By incorporating both location-specific and value-based components in remuneration decisions, we can strive to strike a harmonious balance. I find it crucial to approach this endeavor with empathy and an understanding of the potential implications, ensuring that the overall impact aligns with the organization's goals and respects the humanity of all involved. Once again, thank you for sharing your valuable perspective.

I read it and I liked it. I have questions though; whilst it looks 'fair' on the face of it to pay everyone the same salary, don't you think the aspect of locations should be considered? I mean, what if we paid the same amount of salary to people working the same job but different hardships, would it be fair? We do not consider whether their lives are in danger or not? What if these differences in salaries are actually incentives to encourage people to work in rather expensive or hardship locations?

I think this viewpoint is an important aspect to delve into, but you may benefit from other sources I have included in the post. Some thoughts on your comment:

  • While it may seem "fair" to pay everyone the same salary on the surface, it is crucial to recognize that different locations can entail varying degrees of hardships and challenges. Ignoring these differences could lead to a lack of fairness in compensation. It would not adequately account for factors such as danger, safety concerns, or the cost of living in different regions. I have made some distinctions between living in NYC and Nairobi - very different conditions for employees working in the same organization.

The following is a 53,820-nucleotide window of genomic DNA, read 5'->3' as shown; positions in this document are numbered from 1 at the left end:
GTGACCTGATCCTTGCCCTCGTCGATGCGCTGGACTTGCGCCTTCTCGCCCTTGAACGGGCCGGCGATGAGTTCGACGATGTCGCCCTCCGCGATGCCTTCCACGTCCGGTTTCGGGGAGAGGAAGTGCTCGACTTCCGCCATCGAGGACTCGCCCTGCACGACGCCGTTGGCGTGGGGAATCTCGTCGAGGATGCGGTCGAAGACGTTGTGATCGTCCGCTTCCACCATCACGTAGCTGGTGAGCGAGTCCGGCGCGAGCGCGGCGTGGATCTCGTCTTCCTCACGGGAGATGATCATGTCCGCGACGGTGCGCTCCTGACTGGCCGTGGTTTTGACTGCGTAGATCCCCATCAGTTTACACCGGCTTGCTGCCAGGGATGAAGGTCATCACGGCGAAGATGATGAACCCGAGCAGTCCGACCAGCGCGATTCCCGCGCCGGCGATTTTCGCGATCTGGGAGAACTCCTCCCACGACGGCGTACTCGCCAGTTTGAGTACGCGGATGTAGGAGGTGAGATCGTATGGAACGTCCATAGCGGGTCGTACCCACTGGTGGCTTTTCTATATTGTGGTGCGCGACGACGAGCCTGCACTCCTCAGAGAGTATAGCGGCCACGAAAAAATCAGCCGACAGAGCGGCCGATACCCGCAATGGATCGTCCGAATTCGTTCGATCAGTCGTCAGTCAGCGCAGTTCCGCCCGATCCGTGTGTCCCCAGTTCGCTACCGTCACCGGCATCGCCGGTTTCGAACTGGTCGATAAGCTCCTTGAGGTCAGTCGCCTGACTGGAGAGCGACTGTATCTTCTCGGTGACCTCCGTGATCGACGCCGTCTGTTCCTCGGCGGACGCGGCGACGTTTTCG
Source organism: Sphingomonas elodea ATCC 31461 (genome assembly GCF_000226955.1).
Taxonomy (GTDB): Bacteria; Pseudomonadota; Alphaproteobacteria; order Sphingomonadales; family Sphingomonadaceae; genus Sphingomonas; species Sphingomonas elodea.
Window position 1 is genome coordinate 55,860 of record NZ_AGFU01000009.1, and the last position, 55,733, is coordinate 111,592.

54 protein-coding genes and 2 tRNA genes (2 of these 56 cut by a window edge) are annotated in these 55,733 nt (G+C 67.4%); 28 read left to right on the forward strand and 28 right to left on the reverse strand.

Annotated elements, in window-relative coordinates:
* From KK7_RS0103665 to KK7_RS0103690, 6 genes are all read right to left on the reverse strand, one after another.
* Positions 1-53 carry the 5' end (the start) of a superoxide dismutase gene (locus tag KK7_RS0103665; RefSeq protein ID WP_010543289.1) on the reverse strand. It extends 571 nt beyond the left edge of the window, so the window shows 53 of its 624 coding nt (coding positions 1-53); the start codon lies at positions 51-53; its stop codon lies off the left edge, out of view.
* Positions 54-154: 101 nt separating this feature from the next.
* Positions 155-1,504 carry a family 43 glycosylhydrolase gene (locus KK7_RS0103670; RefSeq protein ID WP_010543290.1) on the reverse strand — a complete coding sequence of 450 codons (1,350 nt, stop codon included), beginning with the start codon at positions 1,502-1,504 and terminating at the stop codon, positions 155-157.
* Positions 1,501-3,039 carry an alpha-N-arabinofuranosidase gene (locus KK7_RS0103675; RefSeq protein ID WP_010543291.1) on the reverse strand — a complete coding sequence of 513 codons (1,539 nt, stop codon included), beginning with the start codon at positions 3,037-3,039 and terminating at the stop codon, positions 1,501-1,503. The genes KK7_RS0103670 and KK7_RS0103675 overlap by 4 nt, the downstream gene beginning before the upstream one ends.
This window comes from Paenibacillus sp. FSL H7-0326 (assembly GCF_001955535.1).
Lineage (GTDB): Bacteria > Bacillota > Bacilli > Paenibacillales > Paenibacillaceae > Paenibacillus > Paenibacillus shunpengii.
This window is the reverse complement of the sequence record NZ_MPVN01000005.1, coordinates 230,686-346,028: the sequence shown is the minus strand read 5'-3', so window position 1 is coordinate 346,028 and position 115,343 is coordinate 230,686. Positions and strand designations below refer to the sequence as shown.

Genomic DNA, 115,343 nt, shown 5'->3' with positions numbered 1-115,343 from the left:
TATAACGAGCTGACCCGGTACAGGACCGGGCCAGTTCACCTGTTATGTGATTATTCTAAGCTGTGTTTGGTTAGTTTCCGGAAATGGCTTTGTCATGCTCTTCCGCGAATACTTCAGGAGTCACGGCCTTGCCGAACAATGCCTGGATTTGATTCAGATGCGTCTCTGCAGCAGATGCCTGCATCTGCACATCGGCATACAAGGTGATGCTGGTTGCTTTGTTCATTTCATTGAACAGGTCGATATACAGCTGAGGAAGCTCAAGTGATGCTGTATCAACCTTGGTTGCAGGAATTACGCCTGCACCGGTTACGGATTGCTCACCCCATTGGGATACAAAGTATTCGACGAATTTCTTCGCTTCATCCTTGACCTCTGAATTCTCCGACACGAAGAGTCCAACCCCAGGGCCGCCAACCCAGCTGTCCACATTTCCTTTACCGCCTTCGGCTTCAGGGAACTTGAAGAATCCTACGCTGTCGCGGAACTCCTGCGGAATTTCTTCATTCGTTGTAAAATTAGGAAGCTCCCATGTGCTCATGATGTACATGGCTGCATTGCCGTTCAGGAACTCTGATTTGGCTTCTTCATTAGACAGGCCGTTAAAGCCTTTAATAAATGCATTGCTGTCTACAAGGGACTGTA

• I actually think offering higher compensation for positions in expensive or hardship locations can act as an incentive to attract and retain individuals willing to work in such challenging environments. It recognizes the additional burdens they face and compensates them accordingly and can help address the inherent inequalities arising from differing circumstances.
  • It is important to strike a balance between promoting fairness and incentivizing individuals to take on difficult assignments. By taking into account location-based factors when determining salaries, organizations can acknowledge the varying hardships people face, ensuring that they are appropriately compensated for the challenges they encounter.

It is obviously a delicate balance that organizations need to navigate, considering both fairness and the need to provide incentives for individuals to work in challenging locations. Thank you again Tekin for raising these thought-provoking questions.